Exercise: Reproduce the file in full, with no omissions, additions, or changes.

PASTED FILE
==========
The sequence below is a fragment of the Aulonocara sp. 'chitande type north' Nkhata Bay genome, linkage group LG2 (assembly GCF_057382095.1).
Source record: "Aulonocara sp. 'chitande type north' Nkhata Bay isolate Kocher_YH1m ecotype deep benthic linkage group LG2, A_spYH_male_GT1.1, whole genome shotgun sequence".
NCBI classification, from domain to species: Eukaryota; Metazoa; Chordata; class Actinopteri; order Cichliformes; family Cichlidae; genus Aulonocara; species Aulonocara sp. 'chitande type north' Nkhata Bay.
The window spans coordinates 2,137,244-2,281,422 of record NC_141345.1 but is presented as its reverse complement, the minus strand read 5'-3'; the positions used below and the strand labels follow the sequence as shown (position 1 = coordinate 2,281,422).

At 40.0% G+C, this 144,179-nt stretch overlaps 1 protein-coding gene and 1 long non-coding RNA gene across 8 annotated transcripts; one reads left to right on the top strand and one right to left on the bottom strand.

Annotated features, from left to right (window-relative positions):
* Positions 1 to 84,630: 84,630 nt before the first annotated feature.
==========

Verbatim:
The sequence below is a fragment of the Aulonocara sp. 'chitande type north' Nkhata Bay genome, linkage group LG2 (assembly GCF_057382095.1).
Source record: "Aulonocara sp. 'chitande type north' Nkhata Bay isolate Kocher_YH1m ecotype deep benthic linkage group LG2, A_spYH_male_GT1.1, whole genome shotgun sequence".
NCBI classification, from domain to species: Eukaryota; Metazoa; Chordata; class Actinopteri; order Cichliformes; family Cichlidae; genus Aulonocara; species Aulonocara sp. 'chitande type north' Nkhata Bay.
The window spans coordinates 2,137,244-2,281,422 of record NC_141345.1 but is presented as its reverse complement, the minus strand read 5'-3'; the positions used below and the strand labels follow the sequence as shown (position 1 = coordinate 2,281,422).

At 40.0% G+C, this 144,179-nt stretch overlaps 1 protein-coding gene and 1 long non-coding RNA gene across 8 annotated transcripts; one reads left to right on the top strand and one right to left on the bottom strand.

Annotated features, from left to right (window-relative positions):
* Positions 1 to 84,630: 84,630 nt before the first annotated feature.